In the second measure, the district will ask voters for approval to spend up to $16 million on capital projects at M. Clifford Miller Middle School, and both John F. Kennedy and Harry L. Edson elementary schools. The money would come from a combination of capital reserves and state building aid, and school officials stressed that the project would come at no additional cost to local taxpayers.

“The use of the capital reserve fund sort of speaks to why people should vote for the new one,” Padalino said. “We’re able to take the money that’s in the capital reserve, kind of marry that to our state aid and do $16 million worth of work at no additional cost to the taxpayers.”

At Edson, the district sees the need for selective site improvements, including concrete walkways and paving, window replacements, and mechanical upgrades.

JFK is also in need of site improvements, school officials believe, including walkway, ashpalt and masonry repairs. Windows and main entrance upgrades are also in the plan, as are selective mechanical upgrade, emergency lighting, and the need for a new elevator to bring it into ADA compliance.

Miller shares the same general need for site improvements, window replacement and emergency lighting, Padalino said, and they also need to replace old electric panel boards. And there are also plans for much needed work in the auditorium, said the superintendent.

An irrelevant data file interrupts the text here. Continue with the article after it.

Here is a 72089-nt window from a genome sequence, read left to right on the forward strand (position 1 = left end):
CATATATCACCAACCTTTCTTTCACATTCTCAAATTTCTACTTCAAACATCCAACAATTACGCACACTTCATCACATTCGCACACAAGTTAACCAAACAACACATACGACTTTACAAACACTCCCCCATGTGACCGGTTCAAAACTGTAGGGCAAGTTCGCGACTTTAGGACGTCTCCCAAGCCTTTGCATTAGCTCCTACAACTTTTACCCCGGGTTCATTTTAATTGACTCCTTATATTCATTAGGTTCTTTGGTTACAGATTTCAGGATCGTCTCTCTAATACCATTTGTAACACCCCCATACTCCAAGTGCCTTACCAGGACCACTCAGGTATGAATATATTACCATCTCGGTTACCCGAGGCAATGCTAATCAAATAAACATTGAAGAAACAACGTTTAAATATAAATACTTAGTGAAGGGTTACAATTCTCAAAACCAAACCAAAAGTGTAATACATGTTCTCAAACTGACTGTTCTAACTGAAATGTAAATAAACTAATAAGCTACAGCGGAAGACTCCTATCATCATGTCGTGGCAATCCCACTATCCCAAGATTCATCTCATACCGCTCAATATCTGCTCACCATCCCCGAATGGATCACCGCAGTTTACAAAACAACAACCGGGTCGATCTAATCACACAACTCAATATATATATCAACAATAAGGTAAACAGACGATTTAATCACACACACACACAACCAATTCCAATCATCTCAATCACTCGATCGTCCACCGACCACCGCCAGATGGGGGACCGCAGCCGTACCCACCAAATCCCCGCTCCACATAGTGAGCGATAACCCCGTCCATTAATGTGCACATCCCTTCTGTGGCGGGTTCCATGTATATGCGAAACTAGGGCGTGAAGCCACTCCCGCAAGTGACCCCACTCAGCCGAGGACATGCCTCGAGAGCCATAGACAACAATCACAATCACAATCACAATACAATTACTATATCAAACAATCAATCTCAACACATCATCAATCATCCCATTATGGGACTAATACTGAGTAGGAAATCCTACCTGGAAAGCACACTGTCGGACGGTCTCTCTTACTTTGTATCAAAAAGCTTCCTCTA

“When we use our capital reserve we don’t use it for fancy things,” said Padalino. “We use it for roofs. We use it for plumbing, heating, windows, things that keep our buildings warm, safe, clean, healthy for kids.”

Dietz Stadium

And finally, voters will also be asked to authorize the district to enter into negotiations with the City of Kingston to give up their half ownership of Dietz Stadium, allowing the city to use grant funds for up to $3 million in renovations and improvements. Padalino stressed that the ballot measure is not about whether to give up the district’s rights to Dietz, but rather to negotiate with the city about them.

“It’s so important that people understand that,” Padalino said. “It’s not a done deal. We’re not asking voters to approve a deal. There is no deal. This is asking the voters to give the Board permission to negotiate a possible deal to transfer our portion of the ownership over to the city.”


Padalino added that no deal would be made that would decrease the district’s access to the facility.

“Honestly, and I’ve said this to the mayor, anything that would diminish our current use and rights at Dietz would not be OK,” Padalino said. “We wouldn’t go forward. It’s either going to be better for us or the same. It won’t be less and it won’t be worse.”

Polls will be open on Tuesday, May 15 from 7 a.m. until 9 p.m. in all seven of the district’s elementary schools. For more information, including how to figure out which school you vote in, visit:

There are 2 comments

  1. Vince Rua

    Shouldn’t the tax increase be adjusted downward to reflect the impact of Kingston’s Mayor’s recent assessment increases of $32 million (homes), $87 million (commercial)?

    At $22.2/thousand and $32.2/thousand respectively, that would seem like a HUGE windfall for the School District’s coffers. Do the math…